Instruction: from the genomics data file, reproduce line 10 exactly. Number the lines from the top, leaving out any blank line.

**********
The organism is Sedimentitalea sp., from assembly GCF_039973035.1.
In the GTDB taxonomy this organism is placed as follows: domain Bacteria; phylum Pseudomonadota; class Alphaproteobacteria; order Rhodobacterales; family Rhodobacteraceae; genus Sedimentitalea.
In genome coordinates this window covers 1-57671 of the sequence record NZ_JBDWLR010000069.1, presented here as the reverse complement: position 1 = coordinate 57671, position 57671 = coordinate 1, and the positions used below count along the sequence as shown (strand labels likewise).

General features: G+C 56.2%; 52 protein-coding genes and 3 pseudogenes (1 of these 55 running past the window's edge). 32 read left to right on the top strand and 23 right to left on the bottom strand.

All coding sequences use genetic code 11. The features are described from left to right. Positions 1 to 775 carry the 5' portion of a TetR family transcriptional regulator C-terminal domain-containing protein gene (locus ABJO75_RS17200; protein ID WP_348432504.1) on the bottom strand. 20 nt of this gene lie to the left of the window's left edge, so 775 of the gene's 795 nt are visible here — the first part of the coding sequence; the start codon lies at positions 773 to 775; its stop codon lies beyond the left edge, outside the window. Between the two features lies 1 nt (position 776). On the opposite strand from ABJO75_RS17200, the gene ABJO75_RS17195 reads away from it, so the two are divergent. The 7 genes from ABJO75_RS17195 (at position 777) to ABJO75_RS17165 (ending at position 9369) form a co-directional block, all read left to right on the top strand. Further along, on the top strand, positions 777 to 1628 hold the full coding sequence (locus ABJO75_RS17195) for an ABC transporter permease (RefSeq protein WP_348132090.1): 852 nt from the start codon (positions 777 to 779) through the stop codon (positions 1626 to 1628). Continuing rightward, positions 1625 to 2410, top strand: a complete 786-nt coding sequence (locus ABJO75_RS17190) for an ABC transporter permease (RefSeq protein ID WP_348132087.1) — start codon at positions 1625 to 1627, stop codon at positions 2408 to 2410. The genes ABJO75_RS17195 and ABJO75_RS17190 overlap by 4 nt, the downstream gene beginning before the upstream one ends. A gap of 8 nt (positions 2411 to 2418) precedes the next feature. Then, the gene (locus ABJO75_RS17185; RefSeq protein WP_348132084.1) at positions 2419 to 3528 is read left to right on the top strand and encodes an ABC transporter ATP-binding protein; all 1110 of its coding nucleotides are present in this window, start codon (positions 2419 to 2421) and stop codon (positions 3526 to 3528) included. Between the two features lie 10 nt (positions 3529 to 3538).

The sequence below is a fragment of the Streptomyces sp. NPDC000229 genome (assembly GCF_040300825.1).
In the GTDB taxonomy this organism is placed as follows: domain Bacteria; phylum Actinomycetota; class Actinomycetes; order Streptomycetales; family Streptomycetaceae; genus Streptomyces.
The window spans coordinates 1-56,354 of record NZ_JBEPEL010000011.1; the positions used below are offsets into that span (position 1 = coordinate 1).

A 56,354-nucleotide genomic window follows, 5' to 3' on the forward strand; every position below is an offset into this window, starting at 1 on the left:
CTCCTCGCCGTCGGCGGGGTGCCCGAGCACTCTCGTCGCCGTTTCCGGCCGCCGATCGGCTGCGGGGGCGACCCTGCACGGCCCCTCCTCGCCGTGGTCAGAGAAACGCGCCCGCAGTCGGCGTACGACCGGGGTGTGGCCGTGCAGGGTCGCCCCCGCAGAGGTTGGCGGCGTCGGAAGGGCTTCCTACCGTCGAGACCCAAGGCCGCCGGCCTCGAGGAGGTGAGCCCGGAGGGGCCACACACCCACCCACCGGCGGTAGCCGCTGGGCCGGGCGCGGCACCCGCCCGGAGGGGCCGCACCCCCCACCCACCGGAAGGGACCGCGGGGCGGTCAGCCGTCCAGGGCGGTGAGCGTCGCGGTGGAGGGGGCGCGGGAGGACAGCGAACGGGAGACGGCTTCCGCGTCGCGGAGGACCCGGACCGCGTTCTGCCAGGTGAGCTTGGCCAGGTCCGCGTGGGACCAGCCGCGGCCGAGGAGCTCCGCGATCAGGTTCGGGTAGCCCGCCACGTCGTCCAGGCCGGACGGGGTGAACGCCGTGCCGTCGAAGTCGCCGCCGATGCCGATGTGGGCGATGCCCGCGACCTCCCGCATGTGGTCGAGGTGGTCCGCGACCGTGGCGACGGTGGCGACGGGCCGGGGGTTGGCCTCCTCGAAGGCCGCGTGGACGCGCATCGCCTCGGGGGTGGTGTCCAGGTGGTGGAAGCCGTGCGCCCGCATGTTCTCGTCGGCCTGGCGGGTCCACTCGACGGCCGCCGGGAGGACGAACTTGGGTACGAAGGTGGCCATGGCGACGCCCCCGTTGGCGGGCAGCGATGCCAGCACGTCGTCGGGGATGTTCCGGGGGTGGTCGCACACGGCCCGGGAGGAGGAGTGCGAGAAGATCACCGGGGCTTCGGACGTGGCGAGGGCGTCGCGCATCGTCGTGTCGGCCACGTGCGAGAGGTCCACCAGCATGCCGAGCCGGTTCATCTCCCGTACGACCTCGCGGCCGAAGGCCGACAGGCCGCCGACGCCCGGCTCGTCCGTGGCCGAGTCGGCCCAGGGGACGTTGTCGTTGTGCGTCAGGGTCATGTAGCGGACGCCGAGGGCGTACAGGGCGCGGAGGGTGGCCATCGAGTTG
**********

CTCCTCGCCGTCGGCGGGGTGCCCGAGCACTCTCGTCGCCGTTTCCGGCCGCCGATCGGCTGCGGGGGCGACCCTGCACGGCCCCTCCTCGCCGTGGTCAGAGAAACGCGCCCGCAGTCGGCGTACGACCGGGGTGTGGCCGTGCAGGGTCGCCCCCGCAGAGGTTGGCGGCGTCGGAAGGGCTTCCTACCGTCGAGACCCAAGGCCGCCGGCCTCGAGGAGGTGAGCCCGGAGGGGCCACACACCCACCCACCGGCGGTAGCCGCTGGGCCGGGCGCGGCACCCGCCCGGAGGGGCCGCACCCCCCACCCACCGGAAGGGACCGCGGGGCGGTCAGCCGTCCAGGGCGGTGAGCGTCGCGGTGGAGGGGGCGCGGGAGGACAGCGAACGGGAGACGGCTTCCGCGTCGCGGAGGACCCGGACCGCGTTCTGCCAGGTGAGCTTGGCCAGGTCCGCGTGGGACCAGCCGCGGCCGAGGAGCTCCGCGATCAGGTTCGGGTAGCCCGCCACGTCGTCCAGGCCGGACGGGGTGAACGCCGTGCCGTCGAAGTCGCCGCCGATGCCGATGTGGGCGATGCCCGCGACCTCCCGCATGTGGTCGAGGTGGTCCGCGACCGTGGCGACGGTGGCGACGGGCCGGGGGTTGGCCTCCTCGAAGGCCGCGTGGACGCGCATCGCCTCGGGGGTGGTGTCCAGGTGGTGGAAGCCGTGCGCCCGCATGTTCTCGTCGGCCTGGCGGGTCCACTCGACGGCCGCCGGGAGGACGAACTTGGGTACGAAGGTGGCCATGGCGACGCCCCCGTTGGCGGGCAGCGATGCCAGCACGTCGTCGGGGATGTTCCGGGGGTGGTCGCACACGGCCCGGGAGGAGGAGTGCGAGAAGATCACCGGGGCTTCGGACGTGGCGAGGGCGTCGCGCATCGTCGTGTCGGCCACGTGCGAGAGGTCCACCAGCATGCCGAGCCGGTTCATCTCCCGTACGACCTCGCGGCCGAAGGCCGACAGGCCGCCGACGCCCGGCTCGTCCGTGGCCGAGTCGGCCCAGGGGACGTTGTCGTTGTGCGTCAGGGTCATGTAGCGGACGCCGAGGGCGTACAGGGCGCGGAGGGTGGCCATCGAGTTG